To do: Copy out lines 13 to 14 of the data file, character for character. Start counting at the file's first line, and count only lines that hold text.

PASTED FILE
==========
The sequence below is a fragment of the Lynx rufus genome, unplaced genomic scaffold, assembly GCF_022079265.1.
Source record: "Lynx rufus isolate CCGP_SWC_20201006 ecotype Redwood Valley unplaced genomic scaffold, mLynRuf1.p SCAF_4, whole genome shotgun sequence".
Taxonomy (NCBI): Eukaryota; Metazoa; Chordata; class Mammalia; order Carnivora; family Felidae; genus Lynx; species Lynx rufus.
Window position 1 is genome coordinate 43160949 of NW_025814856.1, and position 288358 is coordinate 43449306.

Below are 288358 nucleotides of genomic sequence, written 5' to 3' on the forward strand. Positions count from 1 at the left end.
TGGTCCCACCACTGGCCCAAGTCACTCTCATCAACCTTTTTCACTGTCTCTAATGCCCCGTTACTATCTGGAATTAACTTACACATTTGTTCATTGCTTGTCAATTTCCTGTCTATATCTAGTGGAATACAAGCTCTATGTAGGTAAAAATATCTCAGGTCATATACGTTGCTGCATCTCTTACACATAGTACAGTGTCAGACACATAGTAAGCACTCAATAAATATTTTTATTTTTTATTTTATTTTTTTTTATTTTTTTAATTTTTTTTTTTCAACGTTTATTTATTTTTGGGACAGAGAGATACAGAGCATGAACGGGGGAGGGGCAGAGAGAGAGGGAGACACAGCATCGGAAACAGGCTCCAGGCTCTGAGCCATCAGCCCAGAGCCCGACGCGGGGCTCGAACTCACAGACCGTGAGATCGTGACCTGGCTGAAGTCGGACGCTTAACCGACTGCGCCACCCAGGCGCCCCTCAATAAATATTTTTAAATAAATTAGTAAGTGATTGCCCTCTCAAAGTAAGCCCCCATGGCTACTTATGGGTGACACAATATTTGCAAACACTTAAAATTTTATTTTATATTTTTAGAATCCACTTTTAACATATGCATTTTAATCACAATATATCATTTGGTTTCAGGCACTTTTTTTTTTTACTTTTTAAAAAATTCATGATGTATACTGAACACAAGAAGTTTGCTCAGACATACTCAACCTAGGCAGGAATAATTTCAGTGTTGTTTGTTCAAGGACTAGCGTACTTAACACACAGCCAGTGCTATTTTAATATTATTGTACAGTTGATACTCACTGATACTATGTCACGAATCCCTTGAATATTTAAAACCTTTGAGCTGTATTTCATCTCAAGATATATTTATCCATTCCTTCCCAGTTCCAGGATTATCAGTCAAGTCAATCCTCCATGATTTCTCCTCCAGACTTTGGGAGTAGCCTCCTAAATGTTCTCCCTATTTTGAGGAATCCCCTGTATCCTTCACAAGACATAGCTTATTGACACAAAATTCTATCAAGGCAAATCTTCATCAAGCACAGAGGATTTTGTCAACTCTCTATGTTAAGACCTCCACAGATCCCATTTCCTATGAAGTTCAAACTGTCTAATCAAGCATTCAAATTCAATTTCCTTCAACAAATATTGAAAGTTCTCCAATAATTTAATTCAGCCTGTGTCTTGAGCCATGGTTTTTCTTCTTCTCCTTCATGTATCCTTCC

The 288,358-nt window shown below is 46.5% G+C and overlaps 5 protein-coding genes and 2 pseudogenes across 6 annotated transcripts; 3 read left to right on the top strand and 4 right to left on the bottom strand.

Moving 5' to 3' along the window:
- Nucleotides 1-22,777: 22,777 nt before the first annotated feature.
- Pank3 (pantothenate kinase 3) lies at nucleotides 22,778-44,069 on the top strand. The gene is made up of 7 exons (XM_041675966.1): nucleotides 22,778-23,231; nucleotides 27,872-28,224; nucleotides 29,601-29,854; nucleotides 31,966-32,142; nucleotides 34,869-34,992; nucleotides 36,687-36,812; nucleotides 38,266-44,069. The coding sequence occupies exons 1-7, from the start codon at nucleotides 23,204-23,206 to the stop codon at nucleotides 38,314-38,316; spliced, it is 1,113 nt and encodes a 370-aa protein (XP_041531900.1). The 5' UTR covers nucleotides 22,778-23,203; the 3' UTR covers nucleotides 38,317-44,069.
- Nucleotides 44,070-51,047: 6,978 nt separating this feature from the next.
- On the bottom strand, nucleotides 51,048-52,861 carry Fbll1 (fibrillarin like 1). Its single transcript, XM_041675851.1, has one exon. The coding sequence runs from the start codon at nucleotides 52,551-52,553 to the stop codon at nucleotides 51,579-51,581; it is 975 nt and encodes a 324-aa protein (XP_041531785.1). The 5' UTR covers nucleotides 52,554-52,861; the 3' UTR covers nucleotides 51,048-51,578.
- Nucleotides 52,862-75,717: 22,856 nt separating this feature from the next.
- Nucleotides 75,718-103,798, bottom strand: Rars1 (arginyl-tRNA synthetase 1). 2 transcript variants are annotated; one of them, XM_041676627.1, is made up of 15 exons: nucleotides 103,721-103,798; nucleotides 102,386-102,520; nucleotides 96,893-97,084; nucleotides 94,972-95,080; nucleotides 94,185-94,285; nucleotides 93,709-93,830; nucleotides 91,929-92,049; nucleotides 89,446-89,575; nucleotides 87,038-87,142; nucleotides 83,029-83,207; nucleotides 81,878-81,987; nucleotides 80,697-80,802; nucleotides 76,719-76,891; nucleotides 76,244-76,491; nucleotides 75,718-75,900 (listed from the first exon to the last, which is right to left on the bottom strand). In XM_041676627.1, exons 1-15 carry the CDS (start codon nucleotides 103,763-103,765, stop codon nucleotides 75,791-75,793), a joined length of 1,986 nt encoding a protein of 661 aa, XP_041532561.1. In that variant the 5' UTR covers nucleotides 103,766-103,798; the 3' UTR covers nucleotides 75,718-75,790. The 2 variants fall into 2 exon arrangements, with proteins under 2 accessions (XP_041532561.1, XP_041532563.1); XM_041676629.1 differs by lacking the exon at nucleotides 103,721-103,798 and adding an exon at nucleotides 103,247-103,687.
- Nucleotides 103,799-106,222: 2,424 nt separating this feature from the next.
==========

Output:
- Nucleotides 52,862-75,717: 22,856 nt separating this feature from the next.
- Nucleotides 75,718-103,798, bottom strand: Rars1 (arginyl-tRNA synthetase 1). 2 transcript variants are annotated; one of them, XM_041676627.1, is made up of 15 exons: nucleotides 103,721-103,798; nucleotides 102,386-102,520; nucleotides 96,893-97,084; nucleotides 94,972-95,080; nucleotides 94,185-94,285; nucleotides 93,709-93,830; nucleotides 91,929-92,049; nucleotides 89,446-89,575; nucleotides 87,038-87,142; nucleotides 83,029-83,207; nucleotides 81,878-81,987; nucleotides 80,697-80,802; nucleotides 76,719-76,891; nucleotides 76,244-76,491; nucleotides 75,718-75,900 (listed from the first exon to the last, which is right to left on the bottom strand). In XM_041676627.1, exons 1-15 carry the CDS (start codon nucleotides 103,763-103,765, stop codon nucleotides 75,791-75,793), a joined length of 1,986 nt encoding a protein of 661 aa, XP_041532561.1. In that variant the 5' UTR covers nucleotides 103,766-103,798; the 3' UTR covers nucleotides 75,718-75,790. The 2 variants fall into 2 exon arrangements, with proteins under 2 accessions (XP_041532561.1, XP_041532563.1); XM_041676629.1 differs by lacking the exon at nucleotides 103,721-103,798 and adding an exon at nucleotides 103,247-103,687.